/etc/apt/preferences. Specifically pinned packages are not affected
               by the value of this option. In short, this option lets you have
               simple control over which distribution packages will be retrieved
               from. Some common examples might be -t '2.1*', -t unstable or -t
               sid. Configuration Item: APT::Default-Release; see also the
               apt_preferences(5) manual page.
               Only perform operations that are 'trivial'. Logically this can be
               considered related to --assume-yes, where --assume-yes will answer
               yes to any prompt, --trivial-only will answer no. Configuration
               Item: APT::Get::Trivial-Only.
               If any packages are to be removed apt-get immediately aborts
               without prompting. Configuration Item: APT::Get::Remove.
               If the command is either install or remove, then this option acts
               like running autoremove command, removing the unused dependency
               packages. Configuration Item: APT::Get::AutomaticRemove.
               Only has meaning for the source and build-dep commands. Indicates
               that the given source names are not to be mapped through the binary
               table. This means that if this option is specified, these commands
               will only accept source package names as arguments, rather than
               it. This is useful for tools like pbuilder. Configuration Item:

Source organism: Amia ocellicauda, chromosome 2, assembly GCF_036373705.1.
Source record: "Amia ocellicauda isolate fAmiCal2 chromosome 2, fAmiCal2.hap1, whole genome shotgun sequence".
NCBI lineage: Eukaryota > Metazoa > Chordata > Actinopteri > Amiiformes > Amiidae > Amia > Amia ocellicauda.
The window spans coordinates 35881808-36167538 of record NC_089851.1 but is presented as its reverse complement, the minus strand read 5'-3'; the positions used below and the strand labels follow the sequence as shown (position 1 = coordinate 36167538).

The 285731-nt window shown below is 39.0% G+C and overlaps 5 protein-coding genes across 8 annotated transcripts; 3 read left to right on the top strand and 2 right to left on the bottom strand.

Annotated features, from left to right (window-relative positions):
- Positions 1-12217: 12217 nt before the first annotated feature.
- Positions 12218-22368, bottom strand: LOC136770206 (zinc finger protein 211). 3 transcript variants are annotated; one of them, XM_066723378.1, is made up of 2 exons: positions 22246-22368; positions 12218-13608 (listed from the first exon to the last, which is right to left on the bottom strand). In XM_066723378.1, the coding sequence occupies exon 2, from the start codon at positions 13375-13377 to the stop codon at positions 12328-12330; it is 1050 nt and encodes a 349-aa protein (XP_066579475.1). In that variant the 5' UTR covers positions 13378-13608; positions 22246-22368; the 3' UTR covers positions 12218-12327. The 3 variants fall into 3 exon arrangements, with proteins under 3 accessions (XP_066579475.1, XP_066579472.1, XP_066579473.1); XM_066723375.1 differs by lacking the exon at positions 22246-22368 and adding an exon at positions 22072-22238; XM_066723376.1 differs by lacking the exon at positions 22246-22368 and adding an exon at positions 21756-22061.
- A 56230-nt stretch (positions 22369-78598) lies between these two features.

-h, --help
               Show a short usage summary.
           -v, --version
               Show the program version.
           -c, --config-file
               Configuration File; Specify a configuration file to use. The
               program will read the default configuration file and then this
               configuration file. If configuration settings need to be set before
               the default configuration files are parsed specify a file with the
               APT_CONFIG environment variable. See apt.conf(5) for syntax
           -o, --option
               Set a Configuration Option; This will set an arbitrary
               configuration option. The syntax is -o Foo::Bar=bar.  -o and
               --option can be used multiple times to set different options.


               Locations to fetch packages from. Configuration Item:
               File fragments for locations to fetch packages from. Configuration
               Item: Dir::Etc::SourceParts.
               APT configuration file. Configuration Item: Dir::Etc::Main.
               APT configuration file fragments. Configuration Item:
               Version preferences file. This is where you would specify
               "pinning", i.e. a preference to get certain packages from a
               separate source or from a different version of a distribution.
               Configuration Item: Dir::Etc::Preferences.
               File fragments for the version preferences. Configuration Item:
               Storage area for retrieved package files. Configuration Item:
           apt.conf(5), apt-config(8), apt-secure(8), The APT User's guide in
           /usr/share/doc/apt-doc/, apt_preferences(5), the APT Howto.


           apt-get returns zero on normal operation, decimal 100 on error.


           Jason Gunthorpe


           APT team
           QA Page[3]


           APT bug page[4]. If you wish to report a bug in APT, please see
           /usr/share/doc/debian/bug-reporting.txt or the reportbug(1) command.


           Jason Gunthorpe
           APT team


            3. QA Page
            4. APT bug page

    Linux 08 November 2008 APT-GET(8)